The second transitional measure allows the Applicant to submit a request for a delay in issuing a decision to grant a patent after the EPO issues a communication under Rule 71(3) of the EPC and before the text for the grant of the patent is approved. As a result, the European patent qualifies for protection as a Unitary Patent. At the Applicant’s request, the EPO will delay the issuance of a decision to grant a patent so that the mention of the grant is published in the European Patent Bulletin on or immediately after the date on which the new system starts to operate. As above, the EPO will allow for such a request to delay the issuing of the decision to be filed only following the date Germany deposits the instrument of ratification of the UPC Agreement and with regard to the applications for which a communication has been made under Rule 71(3) of the EPC. Also in this case, the request for such a delay should be filed using a special form provided by the EPO – in both cases, the action taken by the patent attorney may prove very helpful.
The two instruments above are designed for the Applicants optimistic about the new system. However, those who fear that the entry into force of the Unified Patent Court will increase the risk of losing their rights should be aware of one more thing. Before the UPC enters into force, in the initial three-month period UPC jurisdiction may be waived under the so-called opt out clause. This is important as, implicitly, the UPC will have jurisdiction in the territory of the Member States over all existing patents. Following such waiver, only national courts would have jurisdiction over a given European patent as part of the current dispute resolution system functioning in Europe.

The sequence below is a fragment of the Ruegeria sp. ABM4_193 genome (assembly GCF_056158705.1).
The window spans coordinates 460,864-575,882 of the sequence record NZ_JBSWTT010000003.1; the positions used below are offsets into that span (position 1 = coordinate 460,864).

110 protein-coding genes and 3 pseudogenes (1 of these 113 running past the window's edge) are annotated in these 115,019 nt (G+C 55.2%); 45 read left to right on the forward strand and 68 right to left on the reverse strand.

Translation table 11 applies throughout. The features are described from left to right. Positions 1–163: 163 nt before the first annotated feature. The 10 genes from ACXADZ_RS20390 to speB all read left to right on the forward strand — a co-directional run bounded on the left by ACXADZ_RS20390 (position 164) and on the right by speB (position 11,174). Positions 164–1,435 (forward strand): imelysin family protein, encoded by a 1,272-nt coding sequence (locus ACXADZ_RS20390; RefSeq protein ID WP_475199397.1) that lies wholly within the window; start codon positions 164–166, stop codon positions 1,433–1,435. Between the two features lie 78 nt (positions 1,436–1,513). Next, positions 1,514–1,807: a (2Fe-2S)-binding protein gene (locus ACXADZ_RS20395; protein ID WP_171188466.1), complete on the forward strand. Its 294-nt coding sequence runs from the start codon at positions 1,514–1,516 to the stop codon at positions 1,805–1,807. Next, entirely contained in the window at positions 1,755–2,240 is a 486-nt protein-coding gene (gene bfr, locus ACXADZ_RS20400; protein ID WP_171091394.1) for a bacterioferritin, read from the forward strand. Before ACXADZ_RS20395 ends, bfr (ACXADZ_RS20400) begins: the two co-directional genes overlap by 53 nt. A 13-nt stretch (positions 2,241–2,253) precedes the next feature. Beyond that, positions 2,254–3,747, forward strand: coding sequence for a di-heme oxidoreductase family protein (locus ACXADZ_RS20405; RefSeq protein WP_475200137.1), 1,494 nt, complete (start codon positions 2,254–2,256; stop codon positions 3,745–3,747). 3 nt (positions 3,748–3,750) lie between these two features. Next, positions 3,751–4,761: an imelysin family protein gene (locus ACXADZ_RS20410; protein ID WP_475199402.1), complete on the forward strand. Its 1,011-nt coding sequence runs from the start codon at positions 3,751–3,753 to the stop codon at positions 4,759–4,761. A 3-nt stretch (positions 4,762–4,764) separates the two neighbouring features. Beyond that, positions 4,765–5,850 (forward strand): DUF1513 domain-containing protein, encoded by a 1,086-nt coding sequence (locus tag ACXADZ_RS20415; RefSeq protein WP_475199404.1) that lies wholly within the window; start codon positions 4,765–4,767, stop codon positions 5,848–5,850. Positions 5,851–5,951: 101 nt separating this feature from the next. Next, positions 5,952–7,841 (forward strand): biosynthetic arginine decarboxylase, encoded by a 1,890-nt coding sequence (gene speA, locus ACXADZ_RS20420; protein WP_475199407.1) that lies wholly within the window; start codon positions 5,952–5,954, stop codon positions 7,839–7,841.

In view of the above, in order to avoid the risk of central cancellation, it is recommended to review your patent portfolio before the EPO to wisely and strategically decide for which application or patent a given course of action is the most effective. Assuming that the initial period begins on 1 July 2022 (i.e. three months before the UPC enters into force) or even earlier, difficult but crucial decisions should be knowingly made now. JWP Patent Attorneys is here to support all life science entities in choosing the right strategy and provide any additional information on the new patent system.